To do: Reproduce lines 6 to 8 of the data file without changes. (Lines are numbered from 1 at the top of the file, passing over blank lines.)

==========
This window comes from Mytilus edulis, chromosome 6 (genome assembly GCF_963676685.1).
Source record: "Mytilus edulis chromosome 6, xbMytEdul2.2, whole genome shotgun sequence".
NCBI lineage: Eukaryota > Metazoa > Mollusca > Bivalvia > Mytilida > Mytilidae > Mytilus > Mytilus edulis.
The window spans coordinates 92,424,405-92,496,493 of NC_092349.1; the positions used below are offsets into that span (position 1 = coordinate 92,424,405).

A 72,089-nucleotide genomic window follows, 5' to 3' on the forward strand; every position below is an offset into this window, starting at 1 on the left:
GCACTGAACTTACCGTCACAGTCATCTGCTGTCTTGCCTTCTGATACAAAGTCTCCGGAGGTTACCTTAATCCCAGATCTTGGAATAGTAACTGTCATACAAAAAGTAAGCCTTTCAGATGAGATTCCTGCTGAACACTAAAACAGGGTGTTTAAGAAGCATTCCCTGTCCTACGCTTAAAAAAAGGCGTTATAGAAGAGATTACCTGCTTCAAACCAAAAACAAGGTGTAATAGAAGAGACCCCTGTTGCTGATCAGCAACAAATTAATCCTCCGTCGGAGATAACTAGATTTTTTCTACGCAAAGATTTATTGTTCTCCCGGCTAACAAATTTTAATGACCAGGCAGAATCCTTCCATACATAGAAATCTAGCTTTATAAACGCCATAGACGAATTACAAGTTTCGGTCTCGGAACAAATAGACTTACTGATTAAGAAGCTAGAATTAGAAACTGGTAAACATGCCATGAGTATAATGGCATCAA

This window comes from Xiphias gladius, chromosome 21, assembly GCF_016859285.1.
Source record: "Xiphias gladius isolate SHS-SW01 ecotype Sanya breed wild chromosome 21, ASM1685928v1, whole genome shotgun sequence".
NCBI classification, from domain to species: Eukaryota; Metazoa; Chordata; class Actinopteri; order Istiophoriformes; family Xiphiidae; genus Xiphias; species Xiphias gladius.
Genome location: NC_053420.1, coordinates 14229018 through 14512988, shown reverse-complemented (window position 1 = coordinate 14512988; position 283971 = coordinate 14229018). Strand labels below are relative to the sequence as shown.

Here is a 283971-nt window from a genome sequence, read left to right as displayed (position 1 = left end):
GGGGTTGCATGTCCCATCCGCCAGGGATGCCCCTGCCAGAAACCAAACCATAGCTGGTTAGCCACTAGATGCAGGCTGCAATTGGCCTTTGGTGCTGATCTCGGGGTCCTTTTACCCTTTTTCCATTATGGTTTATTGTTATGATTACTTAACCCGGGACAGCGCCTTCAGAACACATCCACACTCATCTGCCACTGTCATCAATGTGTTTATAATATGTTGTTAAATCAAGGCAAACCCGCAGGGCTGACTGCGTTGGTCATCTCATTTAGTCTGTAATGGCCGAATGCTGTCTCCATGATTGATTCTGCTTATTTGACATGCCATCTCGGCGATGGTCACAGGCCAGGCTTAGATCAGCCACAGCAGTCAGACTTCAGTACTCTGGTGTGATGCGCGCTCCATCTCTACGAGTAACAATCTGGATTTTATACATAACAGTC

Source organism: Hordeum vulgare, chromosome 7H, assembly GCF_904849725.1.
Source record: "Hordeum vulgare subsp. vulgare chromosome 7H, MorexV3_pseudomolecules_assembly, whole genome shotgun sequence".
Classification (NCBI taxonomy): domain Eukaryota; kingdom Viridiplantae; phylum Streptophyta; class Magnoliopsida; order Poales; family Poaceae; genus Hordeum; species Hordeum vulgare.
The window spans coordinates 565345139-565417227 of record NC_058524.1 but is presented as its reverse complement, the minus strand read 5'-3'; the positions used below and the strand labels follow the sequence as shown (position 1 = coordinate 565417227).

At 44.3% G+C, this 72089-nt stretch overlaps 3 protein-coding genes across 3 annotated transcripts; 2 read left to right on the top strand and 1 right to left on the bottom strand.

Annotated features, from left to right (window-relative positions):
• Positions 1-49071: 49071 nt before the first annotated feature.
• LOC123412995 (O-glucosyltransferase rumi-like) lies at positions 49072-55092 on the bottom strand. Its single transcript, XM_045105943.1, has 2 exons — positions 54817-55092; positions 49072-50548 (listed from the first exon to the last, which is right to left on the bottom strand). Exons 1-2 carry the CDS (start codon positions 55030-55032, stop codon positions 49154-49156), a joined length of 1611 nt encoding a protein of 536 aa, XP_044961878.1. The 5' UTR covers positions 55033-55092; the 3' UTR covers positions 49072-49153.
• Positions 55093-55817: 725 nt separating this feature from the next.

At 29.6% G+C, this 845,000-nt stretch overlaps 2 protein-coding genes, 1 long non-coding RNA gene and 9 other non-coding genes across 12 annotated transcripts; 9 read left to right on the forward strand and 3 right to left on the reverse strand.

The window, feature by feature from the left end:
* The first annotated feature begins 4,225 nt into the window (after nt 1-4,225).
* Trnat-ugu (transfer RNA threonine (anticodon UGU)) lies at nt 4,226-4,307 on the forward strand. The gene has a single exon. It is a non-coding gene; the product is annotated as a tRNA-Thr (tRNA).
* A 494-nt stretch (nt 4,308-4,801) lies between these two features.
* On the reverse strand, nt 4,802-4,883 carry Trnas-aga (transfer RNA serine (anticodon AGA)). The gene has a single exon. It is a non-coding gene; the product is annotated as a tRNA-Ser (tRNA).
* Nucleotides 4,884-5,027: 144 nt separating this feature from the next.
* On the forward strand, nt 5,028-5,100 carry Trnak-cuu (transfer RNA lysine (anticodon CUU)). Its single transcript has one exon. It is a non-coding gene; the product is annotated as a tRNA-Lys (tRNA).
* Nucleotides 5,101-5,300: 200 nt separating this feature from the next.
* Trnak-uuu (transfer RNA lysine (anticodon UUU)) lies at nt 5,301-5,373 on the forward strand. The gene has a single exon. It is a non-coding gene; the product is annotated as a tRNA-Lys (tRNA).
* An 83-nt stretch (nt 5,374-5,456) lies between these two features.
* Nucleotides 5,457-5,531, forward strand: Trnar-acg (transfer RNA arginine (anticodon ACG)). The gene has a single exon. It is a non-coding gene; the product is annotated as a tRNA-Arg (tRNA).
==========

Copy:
GCACTGAACTTACCGTCACAGTCATCTGCTGTCTTGCCTTCTGATACAAAGTCTCCGGAGGTTACCTTAATCCCAGATCTTGGAATAGTAACTGTCATACAAAAAGTAAGCCTTTCAGATGAGATTCCTGCTGAACACTAAAACAGGGTGTTTAAGAAGCATTCCCTGTCCTACGCTTAAAAAAAGGCGTTATAGAAGAGATTACCTGCTTCAAACCAAAAACAAGGTGTAATAGAAGAGACCCCTGTTGCTGATCAGCAACAAATTAATCCTCCGTCGGAGATAACTAGATTTTTTCTACGCAAAGATTTATTGTTCTCCCGGCTAACAAATTTTAATGACCAGGCAGAATCCTTCCATACATAGAAATCTAGCTTTATAAACGCCATAGACGAATTACAAGTTTCGGTCTCGGAACAAATAGACTTACTGATTAAGAAGCTAGAATTAGAAACTGGTAAACATGCCATGAGTATAATGGCATCAA

This window comes from Xiphias gladius, chromosome 21, assembly GCF_016859285.1.
Source record: "Xiphias gladius isolate SHS-SW01 ecotype Sanya breed wild chromosome 21, ASM1685928v1, whole genome shotgun sequence".